Last weekend I had the happy excuse of heading to Scotland with my husband and daughter to celebrate the wedding of a very dear friend. I was on bridesmaid duties and so headed up a bit earlier in the week, with Roo and my husband following on at the weekend, hence it being a bit quiet on the post front here recently!
The wedding was a massive success, taking place at a castle hotel in the midst of the beautiful countryside of the Scottish Borders. We had been apprehensive about travelling from the South to Scotland for just a weekend with my 19 month old daughter though and deliberated hard over everything from how to get there to how we would get some late night dancing in! I’m pleased to say though that short weekends involving long distances and flights are possible with a toddler and we all had a fantastic trip.Here’s how we did it:
Flying with Virgin Atlantic Little Red:
Whilst we often opt to drive for our trips up to Scotland, driving seven hours home with potentially groggy heads the day after a wedding was something neither of us fancied. Having left it too late for cheap train tickets and with Heathrow Airport on our doorstep, we looked into flights to Edinburgh instead. Normally, flying to Scotland from Heathrow is expensive, with British Airways the only company offering sensible flights but fairly expensive prices. Easy Jet and other budget airlines operate from the likes of Gatwick and Luton airport – both far enough from home to make the journey getting to the airport a mission in itself, not to mention adding enough to the cost to cancel out any savings on the flight itself.
Luckily for us, Virgin Atlantic have just started up their new Little Red domestic flights service in April 2013, including services between London and Edinburgh, Aberdeen and Manchester. Even better, the flights are priced competitively (my return flight cost £130 in total) but still retain their dignity by allowing you to pre-book your seats, offering a generous 23kg luggage allowance, a complimentary drink and snack on the plane and generally making you feel like a civilised human being. This is my main issue with budget airlines normally. Much as I love the prices of budget airlines, I hate the degrading experience of the flights themselves which seem designed to both squeeze every last penny out of you whilst also releasing the worst and most animal behaviour in all of us as we are forced to wear our hiking boots on the plane to avoid excess luggage charges, give those daring to buy priority boarding dirty looks and then get our elbows out and employ every dirty tactic out for the scrum which is the boarding queue! Is it any wonder people get air rage?! I’m not always a massive fan of Mr. Branson but how wonderfully refreshing to be offered a simple but comfortable flight from a well connected airport, at a reasonable price, with pleasant staff, which subsequently engenders reasonable and well-mannered behaviour from its satisfied customers!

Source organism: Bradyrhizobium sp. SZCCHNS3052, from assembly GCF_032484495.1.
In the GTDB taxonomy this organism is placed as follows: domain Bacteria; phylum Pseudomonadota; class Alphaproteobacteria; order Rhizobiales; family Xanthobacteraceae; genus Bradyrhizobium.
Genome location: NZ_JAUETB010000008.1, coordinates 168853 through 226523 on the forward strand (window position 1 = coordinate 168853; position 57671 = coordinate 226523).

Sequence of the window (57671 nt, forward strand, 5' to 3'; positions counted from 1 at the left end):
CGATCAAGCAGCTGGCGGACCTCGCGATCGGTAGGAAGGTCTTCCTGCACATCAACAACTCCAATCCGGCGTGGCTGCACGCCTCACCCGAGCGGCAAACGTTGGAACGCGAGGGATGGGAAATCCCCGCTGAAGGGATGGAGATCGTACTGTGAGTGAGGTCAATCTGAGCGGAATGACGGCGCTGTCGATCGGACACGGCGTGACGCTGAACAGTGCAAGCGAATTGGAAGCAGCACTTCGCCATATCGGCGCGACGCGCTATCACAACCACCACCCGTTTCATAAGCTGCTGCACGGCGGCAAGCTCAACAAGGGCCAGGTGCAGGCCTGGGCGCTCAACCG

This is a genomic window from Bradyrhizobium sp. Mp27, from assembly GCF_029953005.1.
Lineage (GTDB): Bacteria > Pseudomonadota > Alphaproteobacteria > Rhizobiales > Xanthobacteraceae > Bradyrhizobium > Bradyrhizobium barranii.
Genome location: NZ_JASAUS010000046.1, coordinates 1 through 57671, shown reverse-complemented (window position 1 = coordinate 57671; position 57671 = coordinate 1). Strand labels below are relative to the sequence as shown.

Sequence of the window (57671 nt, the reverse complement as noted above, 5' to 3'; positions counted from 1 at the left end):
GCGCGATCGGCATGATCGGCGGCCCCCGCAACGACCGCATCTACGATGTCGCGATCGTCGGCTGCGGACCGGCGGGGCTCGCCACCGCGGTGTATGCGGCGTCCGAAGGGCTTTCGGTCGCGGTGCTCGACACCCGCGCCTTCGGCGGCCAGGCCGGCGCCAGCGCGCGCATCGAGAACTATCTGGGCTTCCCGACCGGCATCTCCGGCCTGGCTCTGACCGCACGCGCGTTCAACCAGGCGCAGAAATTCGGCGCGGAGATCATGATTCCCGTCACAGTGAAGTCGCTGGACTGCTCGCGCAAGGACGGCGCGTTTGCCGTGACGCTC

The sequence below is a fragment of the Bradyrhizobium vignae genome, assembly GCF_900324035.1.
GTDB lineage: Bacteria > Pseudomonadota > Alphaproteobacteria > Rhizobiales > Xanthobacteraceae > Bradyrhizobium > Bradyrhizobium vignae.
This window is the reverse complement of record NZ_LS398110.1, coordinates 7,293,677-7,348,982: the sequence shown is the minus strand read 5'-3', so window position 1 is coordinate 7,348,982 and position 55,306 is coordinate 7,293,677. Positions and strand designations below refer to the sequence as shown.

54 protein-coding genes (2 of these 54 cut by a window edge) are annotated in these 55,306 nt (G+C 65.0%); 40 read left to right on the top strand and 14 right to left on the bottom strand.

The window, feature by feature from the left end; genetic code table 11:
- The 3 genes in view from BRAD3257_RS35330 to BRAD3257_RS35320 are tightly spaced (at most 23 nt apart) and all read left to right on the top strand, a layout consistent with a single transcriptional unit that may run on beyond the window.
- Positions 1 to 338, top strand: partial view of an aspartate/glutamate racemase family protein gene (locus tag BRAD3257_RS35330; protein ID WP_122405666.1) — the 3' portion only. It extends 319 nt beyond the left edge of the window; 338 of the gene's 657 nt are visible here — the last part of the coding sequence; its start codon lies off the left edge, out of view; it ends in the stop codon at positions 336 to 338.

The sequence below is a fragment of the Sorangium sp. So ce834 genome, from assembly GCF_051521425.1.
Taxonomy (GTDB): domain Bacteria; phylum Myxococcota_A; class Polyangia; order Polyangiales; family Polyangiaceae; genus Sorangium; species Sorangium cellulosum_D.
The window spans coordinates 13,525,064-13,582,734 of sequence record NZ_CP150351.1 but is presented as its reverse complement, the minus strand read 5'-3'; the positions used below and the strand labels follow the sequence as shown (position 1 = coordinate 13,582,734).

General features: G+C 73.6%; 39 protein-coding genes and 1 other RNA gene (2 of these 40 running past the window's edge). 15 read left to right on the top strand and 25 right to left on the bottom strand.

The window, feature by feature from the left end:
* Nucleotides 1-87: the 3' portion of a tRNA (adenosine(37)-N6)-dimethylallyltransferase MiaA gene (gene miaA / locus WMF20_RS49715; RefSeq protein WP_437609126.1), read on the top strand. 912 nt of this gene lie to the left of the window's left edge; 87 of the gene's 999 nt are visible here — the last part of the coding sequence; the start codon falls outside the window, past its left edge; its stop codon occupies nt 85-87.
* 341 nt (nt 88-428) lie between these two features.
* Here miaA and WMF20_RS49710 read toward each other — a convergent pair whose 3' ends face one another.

The flights went well. I had to head up to Scotland early to help the bride with a few last minute preparations, so hubbie and Roo travelled alone on Friday afternoon but managed the journey seamlessly. The flight back was equally as good and whilst it helped that none of our flights were full and Roo therefore had the luxury of an extra seat to help keep her entertained, the seats were fairly spacious and didn’t feel packed in. Virgin Atlantic’s Little Red service does allow a generous flight time of 1 hour 30. In reality, the flight often takes less than this but it does allow the airline contingency time for getting a take off slot at Heathrow and general other airport related delays. I arrived nearly 30 minutes early on the journey out and we were on time on the way back, despite leaving later than scheduled from the airport on both legs. Staff were friendly and check-in staff were very helpful with assisting us to change our bookings to sit together on the way home, despite us all travelling on different reservations. It’s worth knowing though that if you are travelling with an infant, you are not able to change your seat booking online and have to make any subsequent changes at the airport check-in desk.
Heathrow and Edinburgh Airports